Does the Tax Man Cometh?
by Horace Cooper (bio)
In a frustrating and disappointing blow to individual liberty, the Supreme Court's four reliable liberals and Chief Justice Roberts upheld a coercive and unprecedented federal encroachment on our freedom and our nation's health insurance industry.
Liberals are celebrating while conservatives despair. Both are understandable, albeit knee-jerk reactions to a rather strained ObamaCare opinion.
A closer look at exactly what the Court hath wrought in the case reveals a far more limited victory for the government, and not nearly as painful or dangerous of a defeat for America as was first feared.
The true victory for the nation lies in the Court's refusal to extend Congress' authority to regulate commerce under the Constitution's Commerce Clause. To be clear, the Court ruled that Congress could not regulate decisions to not engage in commerce simply because those decisions might affect some other commerce. The majority held "that our Constitution protects us from federal regulation under the Commerce Clause so long as we abstain from the regulated activity."
In so ruling, the Roberts majority invoked Congress' power to tax for the general welfare to uphold the ObamaCare statute. Essentially, they declared that ObamaCare's "penalty" for failure to purchase health insurance could be construed as a "tax" to encourage buying coverage.
It is unfortunate that Roberts essentially rewrote the statute as passed by Congress in order to save it. But, by calling the mandate a tax, the Court placed its decision and Obamacare within a constitutional context.
Congress enjoys a broad — but not unlimited — authority to tax for the general welfare. Accordingly, the Court said, "Even if the taxing power enables Congress to impose a tax on not obtaining health insurance, any tax must still comply with other requirements in the Constitution." Thus, any tax must still comply with existing restrictions on what and how Congress may tax.
For example, Congress cannot use the tax to directly regulate behavior.
Taxes, tax credits and tax exemptions create incentives to engage in or abstain from behavior, but don't prohibit or outlaw behavior. Congress may tax cigarette sales, but not smoking. Additionally, Congress may not tax us for failing to give up our constitutional rights. Congress cannot use taxes to encouraging the forfeiture of a jury trial, right to an attorney or free assembly. Finally, taxes themselves may not be used as a punishment or regulation.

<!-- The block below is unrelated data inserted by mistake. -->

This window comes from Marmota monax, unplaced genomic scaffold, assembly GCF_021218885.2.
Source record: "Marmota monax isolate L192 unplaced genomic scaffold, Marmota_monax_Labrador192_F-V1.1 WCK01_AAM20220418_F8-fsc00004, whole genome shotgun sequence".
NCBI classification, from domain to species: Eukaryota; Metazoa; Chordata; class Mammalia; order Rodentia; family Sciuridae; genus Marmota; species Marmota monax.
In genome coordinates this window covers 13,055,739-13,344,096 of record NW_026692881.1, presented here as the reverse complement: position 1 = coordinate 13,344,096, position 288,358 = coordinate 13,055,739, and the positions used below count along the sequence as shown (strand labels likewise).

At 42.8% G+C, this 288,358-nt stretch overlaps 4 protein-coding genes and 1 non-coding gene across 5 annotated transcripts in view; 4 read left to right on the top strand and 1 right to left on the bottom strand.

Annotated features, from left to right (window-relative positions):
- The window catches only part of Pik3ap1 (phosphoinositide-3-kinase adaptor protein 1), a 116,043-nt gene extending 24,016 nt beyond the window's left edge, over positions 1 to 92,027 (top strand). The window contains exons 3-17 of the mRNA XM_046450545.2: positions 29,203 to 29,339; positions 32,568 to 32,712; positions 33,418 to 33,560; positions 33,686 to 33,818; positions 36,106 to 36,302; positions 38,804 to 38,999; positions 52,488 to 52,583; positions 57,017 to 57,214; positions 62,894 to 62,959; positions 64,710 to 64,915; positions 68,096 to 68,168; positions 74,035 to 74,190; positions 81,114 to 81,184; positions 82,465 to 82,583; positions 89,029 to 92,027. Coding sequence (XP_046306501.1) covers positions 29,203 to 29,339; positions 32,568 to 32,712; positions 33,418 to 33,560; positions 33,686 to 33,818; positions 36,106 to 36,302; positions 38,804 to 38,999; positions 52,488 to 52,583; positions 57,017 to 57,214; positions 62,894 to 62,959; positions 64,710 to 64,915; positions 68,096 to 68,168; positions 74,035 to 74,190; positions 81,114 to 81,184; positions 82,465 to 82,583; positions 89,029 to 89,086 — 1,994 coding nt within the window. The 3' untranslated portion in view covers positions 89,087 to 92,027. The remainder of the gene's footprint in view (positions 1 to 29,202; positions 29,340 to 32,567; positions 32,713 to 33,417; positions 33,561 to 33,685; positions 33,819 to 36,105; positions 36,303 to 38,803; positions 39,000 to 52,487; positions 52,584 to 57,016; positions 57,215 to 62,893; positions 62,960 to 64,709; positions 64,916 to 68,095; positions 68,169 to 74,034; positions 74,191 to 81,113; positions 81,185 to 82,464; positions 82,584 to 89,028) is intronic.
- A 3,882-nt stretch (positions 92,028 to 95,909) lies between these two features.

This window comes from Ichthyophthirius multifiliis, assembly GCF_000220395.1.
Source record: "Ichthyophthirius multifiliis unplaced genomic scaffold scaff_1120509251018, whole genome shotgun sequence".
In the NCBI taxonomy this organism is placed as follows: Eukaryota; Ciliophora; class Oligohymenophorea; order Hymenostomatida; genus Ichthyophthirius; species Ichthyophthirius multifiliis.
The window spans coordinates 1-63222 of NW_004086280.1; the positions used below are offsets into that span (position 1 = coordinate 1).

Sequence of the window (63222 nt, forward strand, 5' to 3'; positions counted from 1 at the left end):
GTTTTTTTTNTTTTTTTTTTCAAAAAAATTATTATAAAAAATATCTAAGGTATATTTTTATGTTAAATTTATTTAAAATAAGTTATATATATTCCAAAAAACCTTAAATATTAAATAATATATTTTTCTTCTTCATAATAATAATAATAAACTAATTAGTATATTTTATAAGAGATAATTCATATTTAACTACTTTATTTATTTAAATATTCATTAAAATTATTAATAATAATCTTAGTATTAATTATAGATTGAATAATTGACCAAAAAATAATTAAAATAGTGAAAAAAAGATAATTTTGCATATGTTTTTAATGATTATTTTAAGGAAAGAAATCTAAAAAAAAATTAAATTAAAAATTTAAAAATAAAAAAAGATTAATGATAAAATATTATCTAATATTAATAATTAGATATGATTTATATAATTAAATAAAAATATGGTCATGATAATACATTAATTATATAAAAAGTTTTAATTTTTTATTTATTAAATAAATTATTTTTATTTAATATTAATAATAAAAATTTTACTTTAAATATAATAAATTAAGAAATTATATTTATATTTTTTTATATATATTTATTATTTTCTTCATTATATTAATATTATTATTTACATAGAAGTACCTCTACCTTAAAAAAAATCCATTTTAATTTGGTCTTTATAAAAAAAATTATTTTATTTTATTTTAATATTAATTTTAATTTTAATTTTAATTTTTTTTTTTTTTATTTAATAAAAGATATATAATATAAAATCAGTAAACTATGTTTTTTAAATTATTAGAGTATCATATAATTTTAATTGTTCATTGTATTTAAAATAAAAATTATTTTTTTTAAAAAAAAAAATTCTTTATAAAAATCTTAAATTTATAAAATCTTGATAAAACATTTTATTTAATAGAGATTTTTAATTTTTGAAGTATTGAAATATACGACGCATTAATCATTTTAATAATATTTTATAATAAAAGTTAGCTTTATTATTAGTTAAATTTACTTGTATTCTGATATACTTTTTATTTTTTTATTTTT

The ObamaCare decision acknowledges these limits and does not overturn them or prior tax law cases. Nor does the Court, contrary to popular fears, expand that power or grant Congress new taxing authority. Indeed, the majority states: "Upholding the individual mandate under the Taxing Clause thus does not recognize any new federal power."
Rather than settling ObamaCare's status, relying on taxing power only opens up the law to a series of collateral attacks. Relying on prior precedent, many Americans can lawfully claim that some or all ObamaCare taxes were improperly imposed.
Previously, Congress enjoyed broad taxing authority to pay for government programs or encourage specific behavior. Little has changed after this decision. Today Congress is now free to use that power within existing constitutional boundaries, and will answer to the people on Election Day for raising or imposing taxes and the Courts should they go beyond that power.
Some worry the U.S. Supreme Court provided a roadmap for avoiding the people's political check on congressional taxing power by allowing Congress to call a tax-increasing law a "regulation." This is unjustified. Existing precedents restricting and limiting taxing power remain in effect.
Moreover, regardless of what Congress attempts to call any levy, it is always incumbent upon the American people to hold the legislature accountable – as is their duty in a republican system.
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Horace Cooper, a member of the national advisory council of the Project 21 black leadership network, is a legal commentator and an adjunct fellow with the National Center for Public Policy Research. Comments may be sent to [email protected].
Published by the National Center for Public Policy Research. Reprints
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